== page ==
Atis. Also called sweet sop, sugar apple, or chirimoya, a relative of the custard apple belonging to the annona family. Brought to the Philippines by the Spanish colonizers from South America, the fruit has sweet white flesh whose black seeds are easily cultivated into small trees that can mature between 10 and 20 feet and that will bear fruit after a year.
The green grenade-looking fruit atis is rich in vitamin C, Thiamine, Riboflavin, Niacin, Carotene, Ash, Phosphorus, Calcium, Iron, Carbohydrates, Protein, Tryptophan, Lysine, and Methionine.Chico. Also called sapodilla, this brown round to oblong fruit with shiny black seeds is soft, slightly gritty, and sweet. Its tree called chiku in English is about as big in size and height as the atis tree.
The cico's sapota juice is rich in sugars, proteins, vitamin C, phenolics, carotenoids, and minerals such as iron, copper, zinc, calcium and potassium.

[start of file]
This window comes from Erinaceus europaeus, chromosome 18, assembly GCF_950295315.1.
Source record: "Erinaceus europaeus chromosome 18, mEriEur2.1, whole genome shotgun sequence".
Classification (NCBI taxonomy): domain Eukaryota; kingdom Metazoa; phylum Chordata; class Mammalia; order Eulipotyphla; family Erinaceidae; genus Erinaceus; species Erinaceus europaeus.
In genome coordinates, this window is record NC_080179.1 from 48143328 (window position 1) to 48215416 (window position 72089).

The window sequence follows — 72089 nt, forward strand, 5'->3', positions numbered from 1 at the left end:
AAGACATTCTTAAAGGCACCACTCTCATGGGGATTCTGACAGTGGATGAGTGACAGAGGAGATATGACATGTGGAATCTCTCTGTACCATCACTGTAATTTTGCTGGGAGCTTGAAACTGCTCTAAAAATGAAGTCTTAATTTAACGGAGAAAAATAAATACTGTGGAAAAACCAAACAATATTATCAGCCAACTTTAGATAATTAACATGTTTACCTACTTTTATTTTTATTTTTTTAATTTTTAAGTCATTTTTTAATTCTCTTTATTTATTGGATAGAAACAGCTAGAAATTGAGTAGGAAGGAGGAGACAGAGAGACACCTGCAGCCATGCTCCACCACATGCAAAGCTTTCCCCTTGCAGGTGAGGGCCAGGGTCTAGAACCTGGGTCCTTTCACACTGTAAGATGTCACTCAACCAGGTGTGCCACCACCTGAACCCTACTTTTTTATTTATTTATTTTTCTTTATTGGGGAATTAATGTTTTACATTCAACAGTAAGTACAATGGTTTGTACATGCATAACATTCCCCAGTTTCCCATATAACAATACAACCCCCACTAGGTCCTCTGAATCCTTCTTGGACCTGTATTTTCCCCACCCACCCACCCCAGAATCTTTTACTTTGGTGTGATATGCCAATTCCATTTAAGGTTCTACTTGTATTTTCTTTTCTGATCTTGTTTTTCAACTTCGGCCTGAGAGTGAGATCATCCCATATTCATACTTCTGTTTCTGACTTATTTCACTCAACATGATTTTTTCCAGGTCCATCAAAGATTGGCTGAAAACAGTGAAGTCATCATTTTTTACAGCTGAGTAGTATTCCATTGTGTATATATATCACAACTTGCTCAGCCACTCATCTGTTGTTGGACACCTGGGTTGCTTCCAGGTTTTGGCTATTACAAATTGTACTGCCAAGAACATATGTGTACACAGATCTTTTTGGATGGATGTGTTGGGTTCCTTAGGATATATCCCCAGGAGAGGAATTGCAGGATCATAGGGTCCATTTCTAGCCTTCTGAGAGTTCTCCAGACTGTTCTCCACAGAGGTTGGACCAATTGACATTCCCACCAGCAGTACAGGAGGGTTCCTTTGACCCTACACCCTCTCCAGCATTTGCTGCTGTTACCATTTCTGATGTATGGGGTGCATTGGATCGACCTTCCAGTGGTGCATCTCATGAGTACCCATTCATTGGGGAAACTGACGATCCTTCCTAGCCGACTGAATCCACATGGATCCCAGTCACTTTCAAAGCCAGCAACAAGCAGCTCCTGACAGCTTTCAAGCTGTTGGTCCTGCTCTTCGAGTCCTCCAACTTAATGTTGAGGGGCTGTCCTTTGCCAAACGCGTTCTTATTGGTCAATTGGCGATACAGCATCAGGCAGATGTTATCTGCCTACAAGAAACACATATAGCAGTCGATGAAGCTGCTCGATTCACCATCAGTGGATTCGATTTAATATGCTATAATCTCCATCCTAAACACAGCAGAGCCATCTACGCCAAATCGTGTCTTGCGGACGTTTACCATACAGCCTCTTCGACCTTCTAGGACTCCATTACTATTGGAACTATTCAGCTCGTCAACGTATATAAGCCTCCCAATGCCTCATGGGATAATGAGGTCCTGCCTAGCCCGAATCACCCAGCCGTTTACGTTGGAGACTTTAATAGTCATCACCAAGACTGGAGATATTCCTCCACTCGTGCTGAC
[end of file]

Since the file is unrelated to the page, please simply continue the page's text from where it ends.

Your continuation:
Mango. Heart-shaped and bright yellow, the mango which is hailed the most majestic of all Philippine fruits has a twin counterpart from India. While the indian variety is intolerant of humidity, has flushes of bright red new growth that are subject to mildew, Philippine mango tolerates excess moisture, has pale green or red new growth and resists mildew. The mango is a good source of vitamins A, C, and D.
This should not be confused with the Philippine "indian mango" which has green skin, even when at its ripest. This green mango is best when near ripe with its sweet-sour crunchy-juicy flesh best dipped in plain salt, or soy sauce with optional spiced vinegar, or traditionally prepared shrimp paste called bagoong.
Philippine fruits in season are said to be at their sweetest and most succulent when the sun is at its meanest and hottest. The best atis, chico, and mango should be firm, not too hard, not too mushy for your perfect pick of Philippine fruits in season.